Budget 2015, how was it for you?

Budget 2015 Kirstie Keate Kettle Mag
Written by kirstiekeate

In case you missed it, today was Budget day. The last of this Parliament and, therefore, possibly of George Osborne’s career, but what happened and what does it mean?

In a nut shell, this budget has:

  • Cut beer duty by 1p a pint and cider by 2p a pint. Great news for consumers of those beverages, except you’d have to be an alcoholic to be drinking enough to notice the difference that tax cut makes to your bank balance.
  • Frozen petrol duty. Marvellous, but let’s face it, the surge in Saudi production at the end of last year did far more for oil prices than this budget has, and let’s not forget, more than 50 per cent of pump prices are tax anyway.
  • Not changed tobacco or gambling taxes, but tobacco duties are already set to rise by 2 per cent above inflation which is 16p on a pack of 20.
  • Increased the personal allowance (the amount you earn before paying income tax) from £10,600 to £10,800 in 2015-2016, and then to £11,000 in 2017-2018. Given the predicted rate of inflation is expected to fall to 0.2 per cent in 2015, this is a real increase in the tax free allowance, equating to a tax cut. The same goes for the change in the 40p tax bracket, increased from £42,385 in 2014-5 to £43,300 in 2017-8.
  • Created a new personal savings allowance meaning the first £1,000 interest in savings income will be tax free for basic rate tax payers  (£500 allowance for 40p ratepayers). With an increase in the annuals ISA savings limit, this has been purported to be a budget for the saver. However, given that the sector of voters most severely hit by the current low interest rates are the pensioners reliant on saving income, it’s really a bit of a ploy to win their votes.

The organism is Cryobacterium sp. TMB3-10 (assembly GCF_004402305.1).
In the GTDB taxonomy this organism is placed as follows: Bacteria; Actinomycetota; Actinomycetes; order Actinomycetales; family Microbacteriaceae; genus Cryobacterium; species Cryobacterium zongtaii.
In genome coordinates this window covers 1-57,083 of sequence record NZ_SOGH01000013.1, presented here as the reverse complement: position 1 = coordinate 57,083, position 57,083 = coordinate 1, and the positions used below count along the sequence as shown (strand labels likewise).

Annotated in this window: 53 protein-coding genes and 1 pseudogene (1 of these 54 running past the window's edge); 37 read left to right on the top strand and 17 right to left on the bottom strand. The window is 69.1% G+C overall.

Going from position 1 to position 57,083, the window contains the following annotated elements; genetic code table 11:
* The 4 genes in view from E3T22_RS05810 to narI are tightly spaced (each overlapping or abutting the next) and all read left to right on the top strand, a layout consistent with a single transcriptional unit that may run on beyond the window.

• £75m from Libor fines to go to armed forces charities and an extra £25m for army veterans. Great news, although armed forces veterans relying on charities is a bit of national disgrace really, particularly if they are only getting funding as a result of foul play by the banks.  
  • Introduced a business tax on diverted profits (profits moved offshore to avoid UK tax) that will come into effect next month, which should stop some of the Starbucksesque ‘sharp’ practise on tax payments in the future.
  • Increased the annual bank levy to 0.21 per cent which raises an extra £900m. Sorry how much did that bail out cost again?
  • Cut the North Sea Oil producers supplementary charge from 30 per cent to 20 per cent and there’s to be a new tax allowance to encourage investment in the North Sea. But while the North Sea provides thousands of jobs, our production costs are huge compared to other producers. Isn’t it about time we started looking at encouraging investment in other types of energy production, like the Swansea Bay Tidal Lagoon proposal, and being a world leader there?
  • Mental health services to get an extra £1.25bn in extra funding, it’s about time.

But what does this all really mean? Well as always, following the revelation that breast fed babies grow up to be more intelligent adults, Twitter has provided the searing, thought provoking, economic and political analysis we’re all after.

What did you think of the Budget? Have your say in the comments section below.